DNHPE 4/23/12 Special Alert: Call to action on the voucher bills

posted Apr 24, 2012, 3:06 AM by Bill Duncan   [ updated Apr 24, 2012, 11:26 AM ]

The Last Public Hearing on the Voucher Plan (SB372)
Tomorrow, Tuesday, April 24 
1:00 PM
(Note: I said 2:00 last week...my error) 
House Ways and Means Committee
Legislative Office Building, Room 202 

I hope I got your attention.  These are the closing days for the voucher bill and it's hand-to-hand combat.  Voucher supporters are pulling out all the stops.  There is a new amendment to SB 372.  It is attached to the bottom of the page, here.  It is intended to get the votes needed to pass the bill with a veto proof majority.  They were 40 votes short of that goal last time and we need to hold as many of those as possible or it's all over.

The new draft attempts to get the needed votes by spinning two fictions.  The amendment appears to protect the school districts from the high cost of the voucher plan and appears to provide a form of accountability.  The bill actually does neither. We need to make sure the Legislature hears that message.

Sign up for the closing push

The period between the hearing tomorrow and the final House vote on SB372 will be critical.  I had anticipated that the vote on the House floor would be Wednesday, May 9, but there appears to be enough work to do on the bill that it may not be until May 16.  We will know more tomorrow night.

Until the vote, we will need to communicate frequently by phone and email with a critical set of legislators - the 49 who voted against the plan on March 29 and those who were absent.  

I would like to put together a roster of people who would make a firm commitment to help do that.  The phone calls will mostly be messages.  That's fine.  The emails will be to the whole group.  I'll provide the names, numbers and messages.  It's not hard work but it will require real attention.

If you can help, let me know.  I'll figure out how much to plan to do according to how many people we get.

Now, here's why the supporters' sales pitch is nonsense.

The 1% Cap Fiction

When the House voted on the HB1607 voucher bill on March 29, Rep. Neal Kurk (R-Weare) spoke out forcefully against it because it downshifted costs to the school districts.  Since then, Sen. Forsythe has negotiated a new provision (it starts on P. 11, line 27) that could appear to address his concern.  It says that, if the voucher program reduces a school district's adequacy grant (state aid) by more than 1% of the school's total grant amount, the State will give the district a "stabilization grant" for the amount over 1%.

Why is this a fiction?  The program size is small initially - only $3.4 million in tax credits.  That's about .6% (that's point six percent) of the size of the total $578,000,000 statewide adequacy grant.  So a 1% cap doesn't matter much.   No school is likely to hit the cap.  But the key to the voucher plan is that it starts small and grows fast - by 50% between the first year and the second year and up to 25% per year after that.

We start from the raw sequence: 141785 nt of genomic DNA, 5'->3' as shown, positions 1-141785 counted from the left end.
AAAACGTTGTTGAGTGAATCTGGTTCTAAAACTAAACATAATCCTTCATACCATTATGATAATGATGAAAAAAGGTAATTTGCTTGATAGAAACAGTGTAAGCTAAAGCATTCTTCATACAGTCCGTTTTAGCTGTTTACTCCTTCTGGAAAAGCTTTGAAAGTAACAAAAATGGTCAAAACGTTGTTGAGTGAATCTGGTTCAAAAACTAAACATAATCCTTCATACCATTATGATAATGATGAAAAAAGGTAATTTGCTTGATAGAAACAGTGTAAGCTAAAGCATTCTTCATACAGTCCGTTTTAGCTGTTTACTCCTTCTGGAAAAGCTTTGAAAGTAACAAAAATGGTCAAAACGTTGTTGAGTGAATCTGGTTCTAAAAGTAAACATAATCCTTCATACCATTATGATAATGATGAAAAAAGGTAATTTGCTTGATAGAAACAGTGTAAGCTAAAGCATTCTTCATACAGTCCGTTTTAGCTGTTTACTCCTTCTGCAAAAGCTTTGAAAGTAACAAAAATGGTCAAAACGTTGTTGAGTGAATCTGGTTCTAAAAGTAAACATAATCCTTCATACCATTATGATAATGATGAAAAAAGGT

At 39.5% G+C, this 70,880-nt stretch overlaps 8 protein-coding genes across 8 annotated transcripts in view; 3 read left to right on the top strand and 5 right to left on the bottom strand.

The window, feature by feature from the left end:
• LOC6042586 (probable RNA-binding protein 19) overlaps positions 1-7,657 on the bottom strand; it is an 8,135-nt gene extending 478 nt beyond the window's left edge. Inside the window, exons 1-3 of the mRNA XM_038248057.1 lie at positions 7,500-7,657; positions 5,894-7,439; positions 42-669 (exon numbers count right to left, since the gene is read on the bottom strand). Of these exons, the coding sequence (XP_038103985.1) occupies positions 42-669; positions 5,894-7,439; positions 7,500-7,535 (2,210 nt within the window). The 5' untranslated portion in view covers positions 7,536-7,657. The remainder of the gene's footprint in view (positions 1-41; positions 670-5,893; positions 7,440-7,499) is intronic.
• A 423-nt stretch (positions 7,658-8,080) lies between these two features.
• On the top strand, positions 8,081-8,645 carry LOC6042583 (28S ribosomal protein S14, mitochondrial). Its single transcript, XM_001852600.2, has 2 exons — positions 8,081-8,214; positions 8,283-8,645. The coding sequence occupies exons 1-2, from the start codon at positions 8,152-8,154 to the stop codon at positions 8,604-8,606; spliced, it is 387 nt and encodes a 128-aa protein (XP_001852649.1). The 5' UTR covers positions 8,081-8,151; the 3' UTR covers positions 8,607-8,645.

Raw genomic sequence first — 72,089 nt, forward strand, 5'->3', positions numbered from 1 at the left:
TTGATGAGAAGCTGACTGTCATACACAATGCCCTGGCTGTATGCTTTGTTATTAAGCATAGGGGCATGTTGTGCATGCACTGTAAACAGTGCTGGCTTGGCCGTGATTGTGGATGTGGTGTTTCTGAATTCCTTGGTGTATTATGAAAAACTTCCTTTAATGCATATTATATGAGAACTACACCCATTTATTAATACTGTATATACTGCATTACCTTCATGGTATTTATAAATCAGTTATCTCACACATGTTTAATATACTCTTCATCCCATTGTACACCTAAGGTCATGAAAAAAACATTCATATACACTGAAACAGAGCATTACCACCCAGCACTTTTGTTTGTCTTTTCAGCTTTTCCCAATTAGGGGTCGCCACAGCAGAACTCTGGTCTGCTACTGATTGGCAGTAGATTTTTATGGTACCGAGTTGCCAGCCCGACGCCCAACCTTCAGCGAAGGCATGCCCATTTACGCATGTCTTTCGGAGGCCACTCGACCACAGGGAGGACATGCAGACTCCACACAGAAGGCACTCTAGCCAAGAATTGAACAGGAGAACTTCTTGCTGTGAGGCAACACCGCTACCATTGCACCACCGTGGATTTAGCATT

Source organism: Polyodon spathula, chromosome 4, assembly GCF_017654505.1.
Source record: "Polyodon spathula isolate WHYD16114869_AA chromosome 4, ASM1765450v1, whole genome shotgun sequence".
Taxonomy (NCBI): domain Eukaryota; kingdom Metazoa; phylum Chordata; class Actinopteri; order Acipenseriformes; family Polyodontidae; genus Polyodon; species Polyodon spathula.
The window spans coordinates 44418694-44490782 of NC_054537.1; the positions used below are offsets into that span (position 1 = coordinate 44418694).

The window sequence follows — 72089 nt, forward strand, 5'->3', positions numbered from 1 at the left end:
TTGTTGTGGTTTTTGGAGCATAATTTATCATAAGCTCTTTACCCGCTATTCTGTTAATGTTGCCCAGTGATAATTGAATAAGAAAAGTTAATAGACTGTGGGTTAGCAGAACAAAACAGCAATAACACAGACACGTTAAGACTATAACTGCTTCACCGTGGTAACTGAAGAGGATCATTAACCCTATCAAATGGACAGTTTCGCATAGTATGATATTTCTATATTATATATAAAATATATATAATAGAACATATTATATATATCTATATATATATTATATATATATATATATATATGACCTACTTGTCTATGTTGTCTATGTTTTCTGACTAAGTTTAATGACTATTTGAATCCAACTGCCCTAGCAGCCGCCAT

And the "cap" increases in proportion!  

So in the 10th year, when the program could be giving as much as $32 million in vouchers to 12,000 students, the cap on the cost to the school budget would be at 8.9% of their adequacy grant, a huge hit to find out about in September of the school year.  

And the kicker is that state aid to many communities is capped at a level below what the formula would give them.  Bedford, for instance, gets only $830 per student in state aid.  But the voucher program would take away an average of $4,300 per student.  Many towns have a similar story to tell.

The 1% cap is smoke and mirrors.  Supporters sell the plan to as revenue neutral because it takes money from the schools' adequacy grants.  Legislators need not think of the tax credit as a real cost, they say.  But now they are telling those concerned about the schools that it won't really take their money either!  

The real cost of this fast growing plan has not changed.  Whether it comes out of the state's general fund or the education trust fund that was supposed to go to the schools is immaterial.  There's no reason New Hampshire should spend its tax money helping children go to private schools.

There is still no accountability for the money

Most, by far, of the recipients of these funds will be small Christian schools that require no specific qualifications of their teachers and have no publicly available record of academic performance.  Senator Forsythe says that accountability provisions he added have drawn support for the bill from moderate senators.  But there is no academic accountability in the bill.  (Here is the accountability proposal we made back in February.)

In the new amendment, the scholarship organizations do an optional parent survey (P5, line 18) and the NH Department of Education designs an annual "Scholarship Impact Report" (P. 3, Line 31), to be completed by the school districts, on why the students left the district.  This is a tortured exercise designed to yield nothing.

Many states have extensive academic accountability requirements but the baseline is always: 
  • annual testing, either the state achievement tests or a nationally recognized test that measures learning gains in math and language for all participating students in grades that require testing in the state's public schools.,
  • reporting the results in a way that would allow state to aggregate data by grade level, gender, family income level, and race; and
  • providing graduation rates of participating students in a manner consistent with nationally recognized standards.
This would be far simpler and more useful than the softball surveys included in the bill.